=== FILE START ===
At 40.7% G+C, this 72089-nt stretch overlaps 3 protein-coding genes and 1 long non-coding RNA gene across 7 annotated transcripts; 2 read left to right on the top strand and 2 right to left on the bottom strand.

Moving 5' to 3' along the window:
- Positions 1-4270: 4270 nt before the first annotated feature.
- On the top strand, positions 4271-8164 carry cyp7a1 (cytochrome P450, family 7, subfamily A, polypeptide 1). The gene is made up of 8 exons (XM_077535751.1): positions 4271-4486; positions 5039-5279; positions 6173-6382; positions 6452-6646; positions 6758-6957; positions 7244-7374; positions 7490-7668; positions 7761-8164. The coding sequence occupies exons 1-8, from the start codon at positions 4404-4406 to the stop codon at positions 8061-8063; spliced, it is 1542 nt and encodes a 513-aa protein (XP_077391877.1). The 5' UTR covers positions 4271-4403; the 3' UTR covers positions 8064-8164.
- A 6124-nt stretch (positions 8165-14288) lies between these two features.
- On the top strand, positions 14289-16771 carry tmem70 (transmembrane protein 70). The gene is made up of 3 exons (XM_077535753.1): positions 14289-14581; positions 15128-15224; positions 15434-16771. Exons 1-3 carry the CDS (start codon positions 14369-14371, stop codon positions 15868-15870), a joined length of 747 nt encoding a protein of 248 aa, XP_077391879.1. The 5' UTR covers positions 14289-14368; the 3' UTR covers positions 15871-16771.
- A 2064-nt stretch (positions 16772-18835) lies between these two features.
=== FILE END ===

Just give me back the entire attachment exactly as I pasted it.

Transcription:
At 40.7% G+C, this 72089-nt stretch overlaps 3 protein-coding genes and 1 long non-coding RNA gene across 7 annotated transcripts; 2 read left to right on the top strand and 2 right to left on the bottom strand.

Moving 5' to 3' along the window:
- Positions 1-4270: 4270 nt before the first annotated feature.
- On the top strand, positions 4271-8164 carry cyp7a1 (cytochrome P450, family 7, subfamily A, polypeptide 1). The gene is made up of 8 exons (XM_077535751.1): positions 4271-4486; positions 5039-5279; positions 6173-6382; positions 6452-6646; positions 6758-6957; positions 7244-7374; positions 7490-7668; positions 7761-8164. The coding sequence occupies exons 1-8, from the start codon at positions 4404-4406 to the stop codon at positions 8061-8063; spliced, it is 1542 nt and encodes a 513-aa protein (XP_077391877.1). The 5' UTR covers positions 4271-4403; the 3' UTR covers positions 8064-8164.
- A 6124-nt stretch (positions 8165-14288) lies between these two features.
- On the top strand, positions 14289-16771 carry tmem70 (transmembrane protein 70). The gene is made up of 3 exons (XM_077535753.1): positions 14289-14581; positions 15128-15224; positions 15434-16771. Exons 1-3 carry the CDS (start codon positions 14369-14371, stop codon positions 15868-15870), a joined length of 747 nt encoding a protein of 248 aa, XP_077391879.1. The 5' UTR covers positions 14289-14368; the 3' UTR covers positions 15871-16771.
- A 2064-nt stretch (positions 16772-18835) lies between these two features.